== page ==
It’s been roughly 15 years since podcasts first came into the world as a game-changing medium for audio entertainment.
In many ways since then, new podcasts have become communication outlets similar to the blogs of yesteryear. People are highly opinionated, they want to be heard, and there are few barriers to starting a podcast. As such, any determined host can create and sustain a podcast show of their own—regardless of its actual content value.
Furthermore, a large number of celebrities and companies that are looking to boost their public presence seem to have one. From Oprah Winfrey and Alec Baldwin to Home Depot and Sephora, most branded names either have or had, a podcast.
Today, over 700,000 shows are available for download, with the phrase “everyone has a podcast” becoming something of a tongue-in-cheek expression. The New York Times has even begun to question whether the medium as a whole is beginning to peak.
However, when looking at the bigger picture, evidence suggests that podcasts are going to grow for some time yet.
Not Everyone has a Podcast, but More Will Soon
According to the Interactive Advertising Bureau, by 2021, podcasts are expected to bring in over $1 billion in revenue.
Their projections also represent an increase of over 50 percent in industry revenue gain from one year to the next. Together, these stats imply that podcasts have the room they need to expand, and even now, many emerging enterprises are based on stimulating their growth.
Moreover, there are ample books on the subject, with more on the way, and an ever-increasing list of podcasts about making podcasts. At the same time, Google and Spotify are both pushing their services aimed at empowering podcasters. Plus, according to Bloomberg, Apple is about to initiate a podcast exclusivity program to remain competitive within the sector as well.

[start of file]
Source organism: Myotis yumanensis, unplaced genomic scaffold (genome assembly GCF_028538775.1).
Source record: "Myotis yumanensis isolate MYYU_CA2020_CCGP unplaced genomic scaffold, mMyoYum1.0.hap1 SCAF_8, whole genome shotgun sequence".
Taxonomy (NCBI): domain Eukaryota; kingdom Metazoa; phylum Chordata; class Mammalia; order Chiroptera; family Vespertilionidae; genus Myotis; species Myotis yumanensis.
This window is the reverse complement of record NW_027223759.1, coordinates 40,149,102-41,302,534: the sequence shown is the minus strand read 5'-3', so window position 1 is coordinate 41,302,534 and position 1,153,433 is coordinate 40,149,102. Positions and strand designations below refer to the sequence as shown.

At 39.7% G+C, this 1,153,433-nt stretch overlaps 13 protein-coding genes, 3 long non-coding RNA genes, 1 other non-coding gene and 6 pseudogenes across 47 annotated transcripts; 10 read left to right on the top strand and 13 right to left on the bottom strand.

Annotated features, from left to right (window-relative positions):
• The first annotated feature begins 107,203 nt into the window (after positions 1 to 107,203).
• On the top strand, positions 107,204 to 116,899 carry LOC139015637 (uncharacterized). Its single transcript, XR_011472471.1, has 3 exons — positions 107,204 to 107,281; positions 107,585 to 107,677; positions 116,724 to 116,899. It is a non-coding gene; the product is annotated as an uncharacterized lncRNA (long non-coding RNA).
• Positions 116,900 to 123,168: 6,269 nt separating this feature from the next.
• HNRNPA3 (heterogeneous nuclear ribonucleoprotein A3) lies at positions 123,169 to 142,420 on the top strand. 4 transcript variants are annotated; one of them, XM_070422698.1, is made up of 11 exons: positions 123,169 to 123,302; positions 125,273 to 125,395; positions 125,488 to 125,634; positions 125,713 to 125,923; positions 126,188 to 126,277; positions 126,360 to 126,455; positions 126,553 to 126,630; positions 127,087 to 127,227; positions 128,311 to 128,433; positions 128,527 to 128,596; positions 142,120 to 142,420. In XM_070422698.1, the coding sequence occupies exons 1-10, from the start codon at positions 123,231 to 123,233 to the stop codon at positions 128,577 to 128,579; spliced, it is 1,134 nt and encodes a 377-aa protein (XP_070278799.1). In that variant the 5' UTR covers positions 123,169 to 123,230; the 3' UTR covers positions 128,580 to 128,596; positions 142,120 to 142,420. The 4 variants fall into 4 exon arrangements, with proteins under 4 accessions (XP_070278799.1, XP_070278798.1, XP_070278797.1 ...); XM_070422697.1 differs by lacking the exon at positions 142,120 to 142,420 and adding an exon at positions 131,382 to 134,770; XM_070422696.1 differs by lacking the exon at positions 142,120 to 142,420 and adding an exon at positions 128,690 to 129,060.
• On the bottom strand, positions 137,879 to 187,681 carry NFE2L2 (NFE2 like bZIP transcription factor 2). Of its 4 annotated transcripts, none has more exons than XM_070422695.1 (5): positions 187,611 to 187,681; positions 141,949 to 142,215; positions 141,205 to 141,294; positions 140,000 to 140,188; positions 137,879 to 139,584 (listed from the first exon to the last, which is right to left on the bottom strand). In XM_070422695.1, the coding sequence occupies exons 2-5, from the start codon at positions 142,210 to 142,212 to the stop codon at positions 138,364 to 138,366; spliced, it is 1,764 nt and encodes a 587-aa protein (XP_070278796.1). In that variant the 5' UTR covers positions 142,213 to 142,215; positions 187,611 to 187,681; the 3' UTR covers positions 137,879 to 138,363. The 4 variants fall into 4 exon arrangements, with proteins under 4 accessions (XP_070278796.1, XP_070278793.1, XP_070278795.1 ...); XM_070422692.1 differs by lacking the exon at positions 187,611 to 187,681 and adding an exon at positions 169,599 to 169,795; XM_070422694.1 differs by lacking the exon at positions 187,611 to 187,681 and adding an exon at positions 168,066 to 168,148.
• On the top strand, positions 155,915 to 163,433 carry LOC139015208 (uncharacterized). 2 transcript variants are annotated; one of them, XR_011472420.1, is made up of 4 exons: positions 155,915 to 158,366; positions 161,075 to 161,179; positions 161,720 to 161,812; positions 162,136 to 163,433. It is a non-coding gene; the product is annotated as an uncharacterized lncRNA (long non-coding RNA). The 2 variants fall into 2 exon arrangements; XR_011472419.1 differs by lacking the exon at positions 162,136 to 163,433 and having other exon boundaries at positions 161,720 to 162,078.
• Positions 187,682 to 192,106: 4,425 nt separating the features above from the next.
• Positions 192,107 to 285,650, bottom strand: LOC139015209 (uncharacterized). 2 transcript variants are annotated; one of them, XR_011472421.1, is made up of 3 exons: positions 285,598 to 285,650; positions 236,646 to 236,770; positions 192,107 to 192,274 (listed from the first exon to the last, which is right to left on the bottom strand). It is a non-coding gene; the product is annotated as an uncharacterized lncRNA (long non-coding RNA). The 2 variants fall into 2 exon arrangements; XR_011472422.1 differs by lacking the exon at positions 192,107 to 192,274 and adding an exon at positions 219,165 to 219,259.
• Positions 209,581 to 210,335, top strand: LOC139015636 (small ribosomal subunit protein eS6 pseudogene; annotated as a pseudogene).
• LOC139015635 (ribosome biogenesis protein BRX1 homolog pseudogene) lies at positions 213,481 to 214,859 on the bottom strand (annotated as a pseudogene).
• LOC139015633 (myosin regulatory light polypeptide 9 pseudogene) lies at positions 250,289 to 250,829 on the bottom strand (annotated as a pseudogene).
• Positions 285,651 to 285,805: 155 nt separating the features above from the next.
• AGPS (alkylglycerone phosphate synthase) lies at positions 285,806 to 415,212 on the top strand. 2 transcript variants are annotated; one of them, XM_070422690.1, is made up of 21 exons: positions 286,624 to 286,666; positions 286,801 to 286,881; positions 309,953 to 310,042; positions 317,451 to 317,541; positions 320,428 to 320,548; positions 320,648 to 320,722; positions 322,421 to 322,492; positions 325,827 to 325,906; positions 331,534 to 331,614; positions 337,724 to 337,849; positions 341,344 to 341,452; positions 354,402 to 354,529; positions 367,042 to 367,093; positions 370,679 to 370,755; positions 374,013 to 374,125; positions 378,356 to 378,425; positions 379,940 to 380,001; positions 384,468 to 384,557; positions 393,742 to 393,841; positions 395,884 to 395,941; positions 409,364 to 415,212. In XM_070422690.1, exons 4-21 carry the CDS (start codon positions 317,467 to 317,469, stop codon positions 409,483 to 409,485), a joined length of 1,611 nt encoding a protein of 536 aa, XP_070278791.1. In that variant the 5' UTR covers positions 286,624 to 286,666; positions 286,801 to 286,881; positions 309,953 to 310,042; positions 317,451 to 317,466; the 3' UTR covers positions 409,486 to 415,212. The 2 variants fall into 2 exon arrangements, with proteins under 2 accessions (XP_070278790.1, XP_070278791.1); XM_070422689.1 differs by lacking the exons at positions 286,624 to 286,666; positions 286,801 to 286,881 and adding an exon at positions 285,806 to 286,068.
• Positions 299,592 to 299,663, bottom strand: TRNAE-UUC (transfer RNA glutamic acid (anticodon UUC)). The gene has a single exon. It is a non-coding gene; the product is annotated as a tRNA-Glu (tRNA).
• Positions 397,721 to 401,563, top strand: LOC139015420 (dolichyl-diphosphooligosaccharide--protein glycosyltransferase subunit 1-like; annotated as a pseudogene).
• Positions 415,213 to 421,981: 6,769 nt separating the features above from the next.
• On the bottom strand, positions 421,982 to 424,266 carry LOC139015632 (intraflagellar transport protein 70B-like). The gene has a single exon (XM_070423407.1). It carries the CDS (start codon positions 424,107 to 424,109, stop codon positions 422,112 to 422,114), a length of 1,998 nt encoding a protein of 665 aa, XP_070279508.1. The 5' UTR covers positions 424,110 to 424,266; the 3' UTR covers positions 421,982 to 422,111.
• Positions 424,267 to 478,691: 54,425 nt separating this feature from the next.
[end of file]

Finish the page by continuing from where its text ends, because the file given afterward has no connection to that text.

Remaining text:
These examples alone prove that the podcast industry still has room to grow before it shows any signs of slowing down.
But how Long are Podcasts Going to Last?
While some, like the Times, have expressed concerns about podcast oversaturation producing lesser quality content and too many similar shows, there’s a lot more to consider.
For one, quite a few people believe that the exponential number of newly launched podcasts is a good thing. Their reasoning is that all these shows offer listeners more quality selections. Due to a higher volume, people may need to curate their choices a little more carefully than in the past. However, the same is true of books, and people do just fine, despite always “having too much to read.”
Furthermore, specific international audiences engage with podcasts significantly more than U.S. consumers. China’s podcasts alone make up the bulk of the nation’s $7 billion pay-for-knowledge industry. So, apart from U.S. listeners’ activity, podcasts are evidently performing highly enough elsewhere.
Overall, it’s uncertain when and if podcasts will finally fade away. However, until the industry starts showing a real decline, people shouldn’t expect them to go anywhere anytime soon.